It’s been just over a year since the world was changed forever.
Lockdown impacted everyone differently, but I wanted to take some time to write down my personal thoughts and feelings about the last year.
Before lockdown, in the spirit of being brutally honest – I was suicidal. I truly saw no light in my life, and I seemed to be going from bad years to worse.
Before lockdown, I couldn’t hold down a job, burned bridges of every house-share I lived in, and I saw no point. I was living in a hotel, and was ready to call time on my life. Something stopped me – something always has, I have toyed with the idea of death since I was a teenager, and frequently attempted to hurry up the process. But, for some reason, I think “What if?”
What if everything changes?
So, I carried on. I went back to bar work, which was (unknowingly to me at the time) seriously affecting my physical health. I used to be able to work 14 hour bar shifts no problem, but now I could barely walk after 4 hours. I was later diagnosed with fibromyalgia (chronic pain condition) and hyper-mobility (EDS). But, with the physical stress of the job, I turned to alcohol and both prescription and recreational drugs to self-soothe. I hated the job, I was in so much pain, so I would buy myself a bottle of gin and pre-mix it in my water bottle so that I could get through a shift without having some sort of breakdown. Self-sabotage used to be the only way I knew how to cope with being at rock-bottom.
So, when lockdown came – you would think I wouldn’t give a second thought about staying alive, right?
But there it was again – that little something – telling me my life IS worth living. And, quite frankly, the thought of my death being completely out of my control shook me to my core. “I don’t want to die”, I thought, “I just want the endless pain to stop.”
Lockdown forced me to finally confront the shadow parts of me I’d been hiding – I’ve always been embarrassed to tell my friends the whole truth about my state of mind, I would keep it all to myself, convincing myself that they wouldn’t care anyway, that it’s just a burden to them, or they might think I was lying for attention. My truths would only spill when I had too much to drink, and couldn’t hold it inside anymore.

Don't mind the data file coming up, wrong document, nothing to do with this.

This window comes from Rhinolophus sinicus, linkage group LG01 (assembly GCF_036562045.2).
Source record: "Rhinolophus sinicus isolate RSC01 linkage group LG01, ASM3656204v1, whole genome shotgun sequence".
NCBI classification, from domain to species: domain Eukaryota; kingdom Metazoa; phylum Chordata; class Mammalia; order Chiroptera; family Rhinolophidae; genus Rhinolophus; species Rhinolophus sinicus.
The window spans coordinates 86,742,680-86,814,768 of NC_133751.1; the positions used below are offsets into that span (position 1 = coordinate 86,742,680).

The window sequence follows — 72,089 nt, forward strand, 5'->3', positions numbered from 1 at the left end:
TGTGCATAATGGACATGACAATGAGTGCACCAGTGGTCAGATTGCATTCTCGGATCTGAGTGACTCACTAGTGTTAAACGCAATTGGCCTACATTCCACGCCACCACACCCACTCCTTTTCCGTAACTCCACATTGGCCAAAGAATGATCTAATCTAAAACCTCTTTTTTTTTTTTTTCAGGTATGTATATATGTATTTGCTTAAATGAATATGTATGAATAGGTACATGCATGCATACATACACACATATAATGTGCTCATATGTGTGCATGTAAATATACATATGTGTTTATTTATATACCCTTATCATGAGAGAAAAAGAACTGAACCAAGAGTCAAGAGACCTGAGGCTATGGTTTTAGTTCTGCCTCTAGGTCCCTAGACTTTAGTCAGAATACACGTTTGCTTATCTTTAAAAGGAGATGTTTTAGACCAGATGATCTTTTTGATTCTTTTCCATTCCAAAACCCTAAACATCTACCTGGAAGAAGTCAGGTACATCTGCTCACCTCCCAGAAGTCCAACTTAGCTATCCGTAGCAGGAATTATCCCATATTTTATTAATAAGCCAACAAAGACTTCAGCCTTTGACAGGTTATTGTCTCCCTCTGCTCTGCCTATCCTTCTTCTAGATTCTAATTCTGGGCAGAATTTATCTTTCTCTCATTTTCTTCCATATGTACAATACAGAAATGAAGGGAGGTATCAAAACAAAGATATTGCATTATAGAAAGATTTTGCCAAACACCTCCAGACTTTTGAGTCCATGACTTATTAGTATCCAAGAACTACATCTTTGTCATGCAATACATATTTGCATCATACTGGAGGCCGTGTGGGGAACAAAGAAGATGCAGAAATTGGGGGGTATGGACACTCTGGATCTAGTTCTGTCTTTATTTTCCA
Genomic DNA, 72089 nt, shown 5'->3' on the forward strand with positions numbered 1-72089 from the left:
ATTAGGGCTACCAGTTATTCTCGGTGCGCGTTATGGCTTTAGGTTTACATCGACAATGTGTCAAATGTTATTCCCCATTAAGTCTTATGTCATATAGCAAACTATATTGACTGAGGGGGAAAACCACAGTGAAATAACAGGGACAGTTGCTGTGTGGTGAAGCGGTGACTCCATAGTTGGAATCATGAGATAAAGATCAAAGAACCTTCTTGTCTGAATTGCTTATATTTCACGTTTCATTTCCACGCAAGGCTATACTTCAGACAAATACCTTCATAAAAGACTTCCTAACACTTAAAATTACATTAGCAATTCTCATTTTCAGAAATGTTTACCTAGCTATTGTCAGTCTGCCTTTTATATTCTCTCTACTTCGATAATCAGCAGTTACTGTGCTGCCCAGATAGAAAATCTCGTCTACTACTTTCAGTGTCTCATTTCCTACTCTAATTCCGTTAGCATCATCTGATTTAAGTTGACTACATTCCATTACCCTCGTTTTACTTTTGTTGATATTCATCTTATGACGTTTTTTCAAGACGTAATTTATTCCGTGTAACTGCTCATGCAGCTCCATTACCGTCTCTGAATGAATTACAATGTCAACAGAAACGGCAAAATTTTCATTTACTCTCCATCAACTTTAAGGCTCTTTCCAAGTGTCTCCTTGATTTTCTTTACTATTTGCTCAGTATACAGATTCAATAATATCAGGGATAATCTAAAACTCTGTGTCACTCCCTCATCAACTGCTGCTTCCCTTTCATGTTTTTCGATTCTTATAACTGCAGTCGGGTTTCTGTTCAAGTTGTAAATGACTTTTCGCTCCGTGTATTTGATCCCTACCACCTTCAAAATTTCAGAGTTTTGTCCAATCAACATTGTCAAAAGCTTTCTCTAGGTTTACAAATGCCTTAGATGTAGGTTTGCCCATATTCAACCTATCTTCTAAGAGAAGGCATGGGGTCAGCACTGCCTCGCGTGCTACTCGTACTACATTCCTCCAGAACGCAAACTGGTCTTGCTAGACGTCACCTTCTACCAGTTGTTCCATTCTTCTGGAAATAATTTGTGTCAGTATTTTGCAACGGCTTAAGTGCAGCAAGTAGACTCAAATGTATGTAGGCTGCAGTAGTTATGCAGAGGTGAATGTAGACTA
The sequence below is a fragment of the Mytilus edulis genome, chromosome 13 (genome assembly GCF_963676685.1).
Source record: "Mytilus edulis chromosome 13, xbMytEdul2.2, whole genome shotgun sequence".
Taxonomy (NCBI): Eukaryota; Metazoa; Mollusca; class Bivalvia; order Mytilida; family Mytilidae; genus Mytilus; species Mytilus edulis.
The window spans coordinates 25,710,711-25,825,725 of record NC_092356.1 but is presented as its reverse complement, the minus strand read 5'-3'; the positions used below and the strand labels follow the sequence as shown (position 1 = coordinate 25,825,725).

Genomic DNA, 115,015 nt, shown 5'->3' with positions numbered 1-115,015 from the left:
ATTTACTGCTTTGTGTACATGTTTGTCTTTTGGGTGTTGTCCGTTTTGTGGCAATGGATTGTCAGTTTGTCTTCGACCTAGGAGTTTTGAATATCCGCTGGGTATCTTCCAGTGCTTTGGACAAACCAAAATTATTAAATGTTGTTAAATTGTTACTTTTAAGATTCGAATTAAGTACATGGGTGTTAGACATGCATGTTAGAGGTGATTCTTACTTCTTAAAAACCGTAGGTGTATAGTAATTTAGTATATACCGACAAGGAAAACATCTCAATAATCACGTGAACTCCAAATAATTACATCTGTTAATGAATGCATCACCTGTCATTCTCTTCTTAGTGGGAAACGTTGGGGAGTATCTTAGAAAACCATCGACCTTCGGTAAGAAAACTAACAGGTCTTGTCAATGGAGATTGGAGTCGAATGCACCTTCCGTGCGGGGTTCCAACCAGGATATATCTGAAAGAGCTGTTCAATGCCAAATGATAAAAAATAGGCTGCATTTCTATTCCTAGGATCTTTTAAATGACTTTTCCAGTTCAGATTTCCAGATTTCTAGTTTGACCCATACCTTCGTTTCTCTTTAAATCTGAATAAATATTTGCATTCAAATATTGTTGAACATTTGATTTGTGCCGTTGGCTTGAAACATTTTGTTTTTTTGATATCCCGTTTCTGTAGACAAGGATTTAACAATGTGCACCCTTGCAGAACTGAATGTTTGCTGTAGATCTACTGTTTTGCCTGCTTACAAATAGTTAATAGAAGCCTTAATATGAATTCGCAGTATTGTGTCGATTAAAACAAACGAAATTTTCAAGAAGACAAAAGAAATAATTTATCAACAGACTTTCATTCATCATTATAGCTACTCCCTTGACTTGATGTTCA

I started to write down my thoughts daily, starting with WHY I wanted to change. Why…so that I can break a generational curse, so that I can go on to have children of my own and be able to show them all the things I was denied – love, attention, care. Because I want to LOVE MYSELF. I want to show MYSELF that I’m worth it. I’m worthy of all the things that I watched everyone around me receive, but I always seemed to come up short. I realized that I can give them to myself, now.
Utilizing this shift I felt within, I began to take the steps into fixing the mess that had descended upon me. For me, this meant referring myself to therapy, exercising regularly, eating healthier, daily journaling, and of course – controlling/quitting my alcohol and substance intake. The essence of healing my mind was getting to know myself again.
What is it in life that makes you smile? What do you want to do with your life? How do you want to be remembered?
The one collective thought in my head was that the person I had mistakenly morphed into could not answer any of these questions with true intention. So, I had to face some hard truths about myself, my past actions, my mistakes. And, I also had to forgive myself, because I am only human. Human is all any of us are – and we all deserve a chance of happiness.
The healing process has not been easy. My life has been a series of traumas from birth to 26. I’m 27 now, so I have a LOT of stuff to work through. But now that I actually want to change – I am willing to put in the work, implement new thought patterns and habits, and learn to love the world and life again. And even though I may cry at night, when I remember the darkness and misery, my newly discovered light will always shine brighter.